Sooner or later, most parents face challenges at bedtime. From infants and toddlers to school-aged kids and teens, sleep problems can affect everyone in the family.
In “SLEEP: What Every Parent Needs to Know” (American Academy of Pediatrics, $16.95 paperback, September 2013), Dr. Rachel Y. Moon offers practical advice and strategies to address the sleeping difficulties children may face – from getting to sleep to staying asleep, bed-wetting, fears, or nightmares.
“Almost every day in my clinical practice, at least one of my parents brings up a question about sleep,” writes Dr. Moon. “Many are unhappy or frustrated because their child isn’t sleeping how, when, or where the parents want. What I usually find is that the sleep problem is often one that could have been avoided.”
From understanding what is “normal” and “typical” for a child’s age and stage of development to establishing bedtime routines and rituals, Dr. Moon helps make sense of conflicting, and potentially dangerous, information widely available about sleep and presents smart solutions in easy-to-understand language.
In the book’s 16 chapters, written with a team of pediatricians, she details:
How sleep cycles function, and why parents need to understand them
Children’s sleep needs, from newborn to teen, and how those needs change as children grow
Sleep safety concerns for infants and young children, and what parents can do to address them, based on the latest findings and newest recommendations from the AAP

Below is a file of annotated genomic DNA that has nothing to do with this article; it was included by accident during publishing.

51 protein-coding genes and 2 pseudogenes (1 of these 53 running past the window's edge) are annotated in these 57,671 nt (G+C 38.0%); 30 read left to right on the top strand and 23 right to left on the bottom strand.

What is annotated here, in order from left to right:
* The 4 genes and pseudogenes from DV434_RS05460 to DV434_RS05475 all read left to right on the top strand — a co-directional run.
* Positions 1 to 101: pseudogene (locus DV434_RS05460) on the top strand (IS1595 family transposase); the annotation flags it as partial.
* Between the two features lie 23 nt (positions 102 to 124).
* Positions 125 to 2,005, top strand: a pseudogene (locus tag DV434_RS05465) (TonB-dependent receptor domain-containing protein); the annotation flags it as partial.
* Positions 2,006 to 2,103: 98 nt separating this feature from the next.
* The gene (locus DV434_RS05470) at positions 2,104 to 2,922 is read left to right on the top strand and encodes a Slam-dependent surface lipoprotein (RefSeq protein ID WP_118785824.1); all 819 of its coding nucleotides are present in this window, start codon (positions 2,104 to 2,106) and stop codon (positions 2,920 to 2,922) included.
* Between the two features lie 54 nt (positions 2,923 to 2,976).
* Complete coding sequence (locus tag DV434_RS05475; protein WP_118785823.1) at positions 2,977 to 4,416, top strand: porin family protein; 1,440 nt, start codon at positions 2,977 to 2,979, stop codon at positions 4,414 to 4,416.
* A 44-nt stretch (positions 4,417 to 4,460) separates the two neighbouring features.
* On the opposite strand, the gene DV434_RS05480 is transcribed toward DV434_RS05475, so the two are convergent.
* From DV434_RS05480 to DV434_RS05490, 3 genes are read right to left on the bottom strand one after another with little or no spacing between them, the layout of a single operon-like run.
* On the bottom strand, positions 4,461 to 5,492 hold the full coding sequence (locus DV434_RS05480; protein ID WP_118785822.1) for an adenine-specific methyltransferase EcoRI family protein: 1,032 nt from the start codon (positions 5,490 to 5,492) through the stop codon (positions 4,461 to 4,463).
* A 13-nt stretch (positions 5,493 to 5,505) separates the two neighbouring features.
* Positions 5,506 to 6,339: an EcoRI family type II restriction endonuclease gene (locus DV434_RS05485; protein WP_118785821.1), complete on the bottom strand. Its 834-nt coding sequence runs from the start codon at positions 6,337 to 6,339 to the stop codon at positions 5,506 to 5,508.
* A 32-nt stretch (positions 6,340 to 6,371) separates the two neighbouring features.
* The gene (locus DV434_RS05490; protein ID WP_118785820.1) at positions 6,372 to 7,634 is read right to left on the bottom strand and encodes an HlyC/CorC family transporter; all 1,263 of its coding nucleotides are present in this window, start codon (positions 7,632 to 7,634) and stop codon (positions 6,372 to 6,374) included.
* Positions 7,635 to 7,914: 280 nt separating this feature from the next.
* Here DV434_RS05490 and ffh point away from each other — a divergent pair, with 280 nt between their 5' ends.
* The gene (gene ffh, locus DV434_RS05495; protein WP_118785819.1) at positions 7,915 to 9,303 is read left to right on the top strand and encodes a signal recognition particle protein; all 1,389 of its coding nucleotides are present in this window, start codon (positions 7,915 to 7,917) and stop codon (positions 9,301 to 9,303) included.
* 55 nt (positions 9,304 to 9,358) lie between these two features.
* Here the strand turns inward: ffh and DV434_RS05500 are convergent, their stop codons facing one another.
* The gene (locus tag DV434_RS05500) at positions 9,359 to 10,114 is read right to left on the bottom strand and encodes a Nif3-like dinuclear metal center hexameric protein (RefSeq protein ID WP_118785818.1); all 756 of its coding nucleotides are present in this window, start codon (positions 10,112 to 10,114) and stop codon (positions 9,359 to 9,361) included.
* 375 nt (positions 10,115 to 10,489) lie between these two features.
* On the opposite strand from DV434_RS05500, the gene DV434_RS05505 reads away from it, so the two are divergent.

Strategies to deal with specific problems, such as crying, night waking, sleep refusal, night terrors, and teenage sleep binges
The relationship between sleep problems and health issues, from headaches and pains to allergies and ADHD symptoms
How to help regulate multiples’ sleep, how to manage difficult behaviors, and how to overcome bedtime resistance
Dr. Moon also provides advice on: what to do if your child has a cold; teething pains; swaddling a baby; sleepovers and vacations; welcoming a new baby to the family; security blankets; dietary changes; keeping a sleep diary; sleep disturbances after a separation or divorce; and much more.
Whether it's a 2-month old who still isn’t sleeping through the night, a 3-year-old who won’t fall asleep until midnight, or a teen who stays awake at night, sleeps most of the weekend, and struggles to make it to school, “SLEEP” presents parents with the help and answers they need.
Readers may download a free excerpt of “SLEEP: What Every Parent Needs to Know” on HealthyChildren.org, the official AAP website for parents, through September 30, 2013.
About The Author:
Rachel Y. Moon, MD, FAAP is a member of the American Academy of Pediatrics as well as an internationally recognized expert in sudden infant death syndrome (SIDS) and safe sleep. Based in Washington, DC, she serves as the director of academic development for the Goldberg Center for Community Pediatric Health at Children’s National Medical Center and is also professor of pediatrics at George Washington University School of Medicine and Health Services.
Available for purchase through HealthyChildren.org
The American Academy of Pediatrics (AAP) is an organization of 60,000 primary care pediatricians, pediatric medical subspecialists and pediatric surgical specialists dedicated to the health, safety and well-being of infants, children, adolescents and young adults. For more information, visit www.aap.org.